What has always engaged me is working with practitioners who are deepening their commitment to the Dharma and then seeing them take a quantum leap in their understanding. My contribution to this commitment is working towards conveying a Theravadan practice with a Mahayana spirit.
The Theravadan practice of vipassana provides simple, direct instructions that can be immediately understood and applied in daily life as well as retreat practice. The Mahayana spirit has the beautiful attitude that we practice not for ourselves alone, but for all sentient beings. Between the two, the unfolding of liberation for ourselves and others becomes a simple, down-to-earth practice that anyone can do.
It is fun for me to take the most difficult concepts and put them into accessible language, to unwrap the mystery. So I try to find ways to explore the breadth of concepts like "emptiness" -- to see how the entire path can be explained in terms of this synonym for nibbana. One of my aims is to bring the goal of freedom into the here and now. This way practitioners get a taste of freedom, so they know what they are heading toward on their journey to liberation.
The tools of mindfulness and lovingkindness can be picked up by anyone. They are easy to understand and they bring immediate benefit to our lives. The essence of vipassana is ideally suited to western society, especially to the resonance between our psychological turn of mind and our quest for spiritual understanding.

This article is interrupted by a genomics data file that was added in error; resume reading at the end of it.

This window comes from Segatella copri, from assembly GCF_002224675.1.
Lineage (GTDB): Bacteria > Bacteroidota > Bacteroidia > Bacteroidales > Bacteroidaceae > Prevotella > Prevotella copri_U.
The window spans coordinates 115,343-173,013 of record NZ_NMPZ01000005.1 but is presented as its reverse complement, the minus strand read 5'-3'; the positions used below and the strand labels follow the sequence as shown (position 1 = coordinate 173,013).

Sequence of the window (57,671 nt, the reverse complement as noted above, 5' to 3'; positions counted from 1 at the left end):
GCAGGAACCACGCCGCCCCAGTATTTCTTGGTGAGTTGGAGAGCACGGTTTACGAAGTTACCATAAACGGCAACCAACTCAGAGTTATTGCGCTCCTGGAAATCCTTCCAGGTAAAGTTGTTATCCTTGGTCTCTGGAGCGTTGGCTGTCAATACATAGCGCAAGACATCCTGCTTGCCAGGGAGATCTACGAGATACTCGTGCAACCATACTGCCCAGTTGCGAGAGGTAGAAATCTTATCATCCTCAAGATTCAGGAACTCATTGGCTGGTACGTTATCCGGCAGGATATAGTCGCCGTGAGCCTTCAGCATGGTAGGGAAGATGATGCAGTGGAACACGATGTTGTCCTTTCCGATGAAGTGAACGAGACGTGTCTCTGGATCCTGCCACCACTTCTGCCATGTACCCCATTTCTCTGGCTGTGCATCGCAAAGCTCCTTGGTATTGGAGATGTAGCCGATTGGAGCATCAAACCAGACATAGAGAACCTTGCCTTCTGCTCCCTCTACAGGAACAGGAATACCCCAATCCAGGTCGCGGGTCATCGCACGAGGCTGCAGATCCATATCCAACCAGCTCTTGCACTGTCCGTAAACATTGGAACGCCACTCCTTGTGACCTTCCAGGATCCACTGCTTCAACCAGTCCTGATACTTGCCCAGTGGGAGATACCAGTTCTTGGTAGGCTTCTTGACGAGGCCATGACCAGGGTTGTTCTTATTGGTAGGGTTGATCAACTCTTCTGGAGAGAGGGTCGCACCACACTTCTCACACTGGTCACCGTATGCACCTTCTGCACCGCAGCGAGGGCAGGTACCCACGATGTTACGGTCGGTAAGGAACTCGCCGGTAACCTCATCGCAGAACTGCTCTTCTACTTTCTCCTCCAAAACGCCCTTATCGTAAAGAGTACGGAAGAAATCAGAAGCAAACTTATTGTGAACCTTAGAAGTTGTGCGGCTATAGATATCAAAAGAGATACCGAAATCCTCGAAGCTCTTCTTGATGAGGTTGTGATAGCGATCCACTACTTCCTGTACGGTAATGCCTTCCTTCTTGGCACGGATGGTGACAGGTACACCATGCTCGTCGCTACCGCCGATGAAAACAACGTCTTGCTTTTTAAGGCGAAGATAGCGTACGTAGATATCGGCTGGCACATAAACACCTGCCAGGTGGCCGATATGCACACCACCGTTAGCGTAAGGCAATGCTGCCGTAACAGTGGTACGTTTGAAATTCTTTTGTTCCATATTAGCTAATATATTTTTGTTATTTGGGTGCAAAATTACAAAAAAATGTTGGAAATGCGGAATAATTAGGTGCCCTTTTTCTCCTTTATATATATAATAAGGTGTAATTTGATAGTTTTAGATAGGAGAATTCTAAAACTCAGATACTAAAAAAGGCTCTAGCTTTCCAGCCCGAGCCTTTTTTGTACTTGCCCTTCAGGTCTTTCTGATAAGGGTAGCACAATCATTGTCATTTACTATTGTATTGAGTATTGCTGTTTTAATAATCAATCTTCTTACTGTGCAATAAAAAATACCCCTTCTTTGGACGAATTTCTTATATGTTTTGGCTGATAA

The talk explores different methods for the technique of looking in dzogchen practice as taught by Tsoknyi Rinpoche. It also describes some meditation states that might be mistaken for rigpa (near relatives).
This talk discusses the development of Buddhism in India beginning with the origins of the Mahayana school around 100 BC and continuing through Nagarjuna, the Yogacara school, Vajrayana, and the beginnings of Dzogchen. As in part 1, the philosophical differences are highlighted.
This talk recaps some key elements in the development of Buddhism in India from the death of the Buddha through the splits that occurred in the early schools of what could be called classical or Nikaya Buddhism. It highlights some of the philosophical issues that caused the divisions.
We develop appreciative joy (Mudita) by focusing on the happiness in others' lives and our life, leading also to a sense of gratitude. Joy and happiness then serve as links that lead onward to liberation.